Foster a more welcoming and inclusive UCSC community inside and outside of the classroom! The DEI resources for UCSC faculty listed below have been curated by the DEI Committee from a variety of sources to help you on your journey.
- Recognize intersectionality
No person has only one identity category; all people exist at the intersection of multiple identities.
Avoid over-simplifications or generalizations about cultures and cultural identities.
- Examine and acknowledge your identity
“[Individuals] cannot merely increase awareness and knowledge about those from other cultures. They must also recognize themselves as cultural creatures and realize that they must first know themselves to appreciate the cultural lenses through which they interpret others” Cornett-DeVito and Reeves (1999).
- Interpret intent before reacting
Appreciate differences and attempt to discover intent, rather than demonstrate reactive judgment. Similar behaviors can serve dissimilar functions (and different behaviors serve similar ones) in different settings.
- Accessible Technology (UCSC ITS)
- Center for Innovations in Teaching and Learning (CITL)
- CITL Inclusive Teaching Guide
- CITL Anti-Racist Teaching
- Disability Resource Center
- DRC Instructor Handbook: Practices for Fostering Access, Equity, and Inclusion for Students with Disabilities
- Electronic Accessibility (UCOP)
- Inclusive Math in STEM Courses
- Universal Design for Learning
- Labs that Work for Everyone
- Building A Better Fieldwork Future Preventing Sexual Harassment and Assault in Field Settings
- Sample Research Group DEI Statement and Strategies (Martindale Research Group, UT Austin)
- Sample Respectful Workplace Policy (Brookhaven National Laboratory)
- SySTEMatic: Expanding the Reach of Diversity in STEM Programming through Enhanced Mentorship Tech (Harvard)
- Inclusive Lab Leaders workshops (U Illinois)
- Diversity at Department of Energy National Labs
UCSC Diversity & Inclusion Certificate Program
Family Friendly Policies
- American Researchers in the Mathematical Sciences (CAARMS)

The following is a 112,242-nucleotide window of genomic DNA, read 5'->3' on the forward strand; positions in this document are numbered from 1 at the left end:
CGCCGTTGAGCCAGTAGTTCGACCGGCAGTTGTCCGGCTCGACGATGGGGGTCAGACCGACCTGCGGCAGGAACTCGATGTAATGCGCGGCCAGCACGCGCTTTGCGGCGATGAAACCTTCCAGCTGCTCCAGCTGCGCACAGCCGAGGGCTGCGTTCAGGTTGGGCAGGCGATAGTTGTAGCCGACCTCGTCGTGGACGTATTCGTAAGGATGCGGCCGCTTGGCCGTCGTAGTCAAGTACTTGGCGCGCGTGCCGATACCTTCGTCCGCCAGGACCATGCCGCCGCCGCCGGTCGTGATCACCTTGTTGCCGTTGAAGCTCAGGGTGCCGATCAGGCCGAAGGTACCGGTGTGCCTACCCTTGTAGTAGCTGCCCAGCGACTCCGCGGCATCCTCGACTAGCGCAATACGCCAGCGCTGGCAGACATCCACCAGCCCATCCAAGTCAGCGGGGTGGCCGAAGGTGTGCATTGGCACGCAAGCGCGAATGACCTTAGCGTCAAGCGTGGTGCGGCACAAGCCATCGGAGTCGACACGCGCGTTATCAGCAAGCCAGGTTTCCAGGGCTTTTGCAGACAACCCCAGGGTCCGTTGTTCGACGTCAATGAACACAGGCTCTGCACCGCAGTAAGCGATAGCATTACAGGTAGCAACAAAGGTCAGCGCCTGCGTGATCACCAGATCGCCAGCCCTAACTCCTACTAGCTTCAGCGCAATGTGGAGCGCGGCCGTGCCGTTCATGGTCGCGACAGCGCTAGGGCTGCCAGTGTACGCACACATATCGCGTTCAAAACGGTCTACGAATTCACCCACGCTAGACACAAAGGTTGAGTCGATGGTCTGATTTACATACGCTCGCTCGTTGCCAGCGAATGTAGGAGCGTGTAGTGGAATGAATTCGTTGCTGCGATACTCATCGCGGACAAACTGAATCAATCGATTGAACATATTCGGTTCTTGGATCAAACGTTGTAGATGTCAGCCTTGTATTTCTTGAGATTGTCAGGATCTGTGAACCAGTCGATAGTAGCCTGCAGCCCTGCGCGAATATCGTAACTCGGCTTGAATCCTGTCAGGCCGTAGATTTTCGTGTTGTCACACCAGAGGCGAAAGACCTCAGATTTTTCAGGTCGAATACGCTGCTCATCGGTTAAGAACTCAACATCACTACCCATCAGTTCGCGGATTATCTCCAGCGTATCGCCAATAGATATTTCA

- National Organization for the Professional Advancement of Black Chemists and Chemical Engineers
- National Society of Black Engineers
- National Society of Black Physicists
- National Technical Association
- The International Society of African Scientists
- National Association of Asian American Professionals
- Minority Scientists Network – American Association for the Advancement of Science
- The Center for the Advancement of Hispanics in Science and Engineering Education (CAHSEE)
- The Society of Hispanic Professional Engineers, Inc. (SHPE)
- Society of Mexican American Engineers and Scientists (MAES)
- Society for Advancement of Chicanos/Hispanics and Native Americans in Science (SACNAS)
- American Indian Science & Engineering Society (AISES)
- The Institute for Tribal Environmental Professionals
- Association for Women in Science
- Diversity: Faculty and Other Academic Personnel
- UC Workforce Diversity (UCOP Infocenter)
- Leading with Diversity: Strategies for Recruitment and Retention
- Affirmative Action Guidelines for Recruitment and Retention of Faculty (2002)
- General University Policy Regarding Academic Appointment: Affirmative Action and Nondiscrimination in Employment (APM-035)
- UC ADVANCE PAID Program Helping campuses to recruit, retain and advance women and underrepresented minority women faculty in STEM fields.
- President’s Postdoctoral Fellowship Program Postdoctoral research fellowships, professional development and faculty mentoring to outstanding scholars who will contribute to diversity at UC.
- Office for Diversity, Equity, and Inclusion
- Equity and Equal Protection Office
The Equity and Equal Protection Office (EEP) administers UCSC’s policies and procedures regarding discrimination and harassment on the basis of race, religion, disability, sex, gender, age and other protected identities. Units under the EEP umbrella include
- Campus Advocacy Resources and Education (CARE)
The CARE office is a confidential space to discuss issues of sexual assault and stalking.
- Resource Centers
- Conflict Resolution Center
Everyone holds unconscious beliefs about various social and identity groups; and these biases arise from fundamental cognitive processes—we organize our knowledge by categorizing and use those categories to interpret the present and predict future events. Unconscious bias is far more prevalent than conscious prejudice and often incompatible with our conscious values. Recognizing and breaking down false, damaging expectations and beliefs involves sustained, honest awareness and assessment of our thoughts, statements, and actions.
Negative stereotypes can raise inhibiting doubts and high-pressure anxieties, resulting in stereotype threat. The effects of stereotype threat are typically most severe among highly competent, motivated students who value both their academic goals and their group identities.
Negative stereotypes don’t need to be explicitly referenced to evoke stereotype vigilance. Even indirect reminders that someone belongs to a stereotyped group have been shown to significantly impact performance.
Are you aware of other resources or initiatives/programs we should include here? Please let us know.